If the lower-than-expected nucleotide diversity in FOXP2 introns suggested by HKA tests and D and F* statistics is indeed a result of a relatively recent selective sweep, the sweep probably occurred no earlier than 0.5 N generations ago, because the signal of a sweep is unlikely to last longer than that (Simonsenet al. 1995). Here N is the effective population size of humans and is generally thought to have been ∼10,000 (Takahata 1993). Thus, the sweep would have occurred no earlier than 5000 generations, or ∼100,000 years, ago. This estimate is within the wide window of 40,000 years to 4 MYA during which human languages are believed to have emerged (Boyd and Silk 2000). A paleo-population genetic study (Lambertet al. 2002) may more accurately define the timing and process of the two amino acid substitutions in humans.
Perspective: In this study we focused on identification of proteins with accelerated evolution in the hominid lineage. Other strategies that may also be used in the search for genetic bases of uniquely human features include identifying human genes that are under positive selection, human-specific gene duplications, deletions or deactivations, and changes in gene expression (Gagneux and Varki 2001; Enardet al. 2002). Different from these methods, our approach is useful when the phenotype-affecting genetic changes are simple amino acid substitutions. Our computer simulation showed that unless the substitution rate per sequence (nr) is high, our rate-constancy test is quite conservative. While this property somewhat reduces the power of our approach, it also makes our claims more secure. In other words, the positively identified cases will have a high chance to be biologically meaningful. At present, only a small number of chimpanzee genes have been sequenced, and only 120 genes, or ∼0.35% of the genome, have been analyzed here. As the chimpanzee genome sequencing project (Fujiyamaet al. 2002) proceeds, many more genes affecting uniquely human features may be found by this and other methods.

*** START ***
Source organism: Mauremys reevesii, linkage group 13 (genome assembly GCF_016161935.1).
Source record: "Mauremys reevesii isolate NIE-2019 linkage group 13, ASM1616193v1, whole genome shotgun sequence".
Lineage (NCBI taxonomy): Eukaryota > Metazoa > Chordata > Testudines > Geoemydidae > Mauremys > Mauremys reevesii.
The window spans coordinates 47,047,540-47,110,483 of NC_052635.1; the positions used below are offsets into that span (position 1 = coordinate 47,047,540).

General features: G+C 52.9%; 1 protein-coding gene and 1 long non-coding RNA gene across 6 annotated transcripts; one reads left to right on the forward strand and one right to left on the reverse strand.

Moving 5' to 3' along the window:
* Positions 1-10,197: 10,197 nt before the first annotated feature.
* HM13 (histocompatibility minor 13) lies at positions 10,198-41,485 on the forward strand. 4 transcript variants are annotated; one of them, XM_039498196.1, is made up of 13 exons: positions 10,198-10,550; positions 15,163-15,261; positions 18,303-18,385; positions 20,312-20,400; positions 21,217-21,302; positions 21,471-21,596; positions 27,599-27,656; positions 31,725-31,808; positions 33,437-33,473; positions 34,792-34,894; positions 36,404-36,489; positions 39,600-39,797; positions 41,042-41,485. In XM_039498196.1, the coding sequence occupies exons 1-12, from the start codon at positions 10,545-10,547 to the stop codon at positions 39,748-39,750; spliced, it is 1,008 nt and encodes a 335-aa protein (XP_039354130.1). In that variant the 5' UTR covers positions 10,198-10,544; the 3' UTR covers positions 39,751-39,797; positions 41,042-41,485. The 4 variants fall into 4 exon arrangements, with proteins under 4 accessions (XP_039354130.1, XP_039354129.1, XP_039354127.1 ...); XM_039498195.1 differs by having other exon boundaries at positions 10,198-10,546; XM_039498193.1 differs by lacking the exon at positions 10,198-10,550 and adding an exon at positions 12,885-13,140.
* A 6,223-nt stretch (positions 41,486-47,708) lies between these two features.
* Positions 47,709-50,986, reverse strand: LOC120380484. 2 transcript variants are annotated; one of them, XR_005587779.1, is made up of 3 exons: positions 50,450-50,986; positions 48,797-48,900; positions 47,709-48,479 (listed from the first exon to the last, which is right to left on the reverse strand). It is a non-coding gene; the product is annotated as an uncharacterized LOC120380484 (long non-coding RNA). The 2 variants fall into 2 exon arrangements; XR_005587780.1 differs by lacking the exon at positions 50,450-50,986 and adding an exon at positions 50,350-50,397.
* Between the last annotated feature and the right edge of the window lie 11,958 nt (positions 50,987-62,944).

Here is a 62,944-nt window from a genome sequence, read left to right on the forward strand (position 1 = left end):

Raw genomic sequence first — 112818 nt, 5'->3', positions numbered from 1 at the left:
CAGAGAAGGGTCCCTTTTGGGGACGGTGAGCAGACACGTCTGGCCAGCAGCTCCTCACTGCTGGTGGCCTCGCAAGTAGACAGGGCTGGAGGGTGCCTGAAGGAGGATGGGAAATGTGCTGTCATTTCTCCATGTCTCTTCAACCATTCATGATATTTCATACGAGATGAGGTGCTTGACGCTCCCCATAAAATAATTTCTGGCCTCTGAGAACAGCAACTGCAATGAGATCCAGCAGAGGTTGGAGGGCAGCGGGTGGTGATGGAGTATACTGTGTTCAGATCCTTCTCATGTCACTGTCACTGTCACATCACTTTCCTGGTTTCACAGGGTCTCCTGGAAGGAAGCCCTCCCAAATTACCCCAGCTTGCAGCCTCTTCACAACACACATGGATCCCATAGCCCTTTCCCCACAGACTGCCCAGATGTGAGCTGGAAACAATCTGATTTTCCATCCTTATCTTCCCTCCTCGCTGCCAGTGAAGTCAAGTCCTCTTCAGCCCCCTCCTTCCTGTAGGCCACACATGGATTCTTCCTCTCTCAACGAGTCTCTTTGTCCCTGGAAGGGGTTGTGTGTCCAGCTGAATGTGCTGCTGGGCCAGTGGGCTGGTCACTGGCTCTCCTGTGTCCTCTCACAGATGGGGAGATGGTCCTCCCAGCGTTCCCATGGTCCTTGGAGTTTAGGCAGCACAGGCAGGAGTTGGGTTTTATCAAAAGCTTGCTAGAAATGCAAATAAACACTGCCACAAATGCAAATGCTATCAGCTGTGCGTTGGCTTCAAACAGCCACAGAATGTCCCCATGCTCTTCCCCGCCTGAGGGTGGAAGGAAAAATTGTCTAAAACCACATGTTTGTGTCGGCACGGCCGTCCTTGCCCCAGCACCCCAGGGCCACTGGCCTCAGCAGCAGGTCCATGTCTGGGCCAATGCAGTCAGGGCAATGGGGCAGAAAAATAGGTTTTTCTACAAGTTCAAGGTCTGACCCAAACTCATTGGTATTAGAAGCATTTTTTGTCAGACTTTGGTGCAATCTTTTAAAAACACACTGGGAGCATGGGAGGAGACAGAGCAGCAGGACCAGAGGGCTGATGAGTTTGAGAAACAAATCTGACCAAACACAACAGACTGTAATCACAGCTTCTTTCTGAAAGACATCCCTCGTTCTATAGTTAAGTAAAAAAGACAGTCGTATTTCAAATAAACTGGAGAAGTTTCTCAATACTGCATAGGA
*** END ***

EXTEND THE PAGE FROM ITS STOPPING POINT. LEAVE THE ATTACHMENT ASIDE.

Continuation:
We thank S. Hinshaw, A. Rooney, P. Tucker, S. Yokoyama, Y. Zhang, and the University of Michigan Museum of Zoology Mammal Division for providing DNA and animal tissue samples. We thank M. Nei, P. Tucker, and two anonymous reviewers for their comments on earlier versions of the manuscript. This work was supported by a startup fund of the University of Michigan to J.Z.
Communicating editor: S. Yokoyama
Sequence data from this article have been deposited with the EMBL/GenBank Data Libraries under accession nos. AY143178-AY143181 and AF539547-AF539550.
- Received August 15, 2002.
- Accepted September 6, 2002.
- Copyright © 2002 by the Genetics Society of America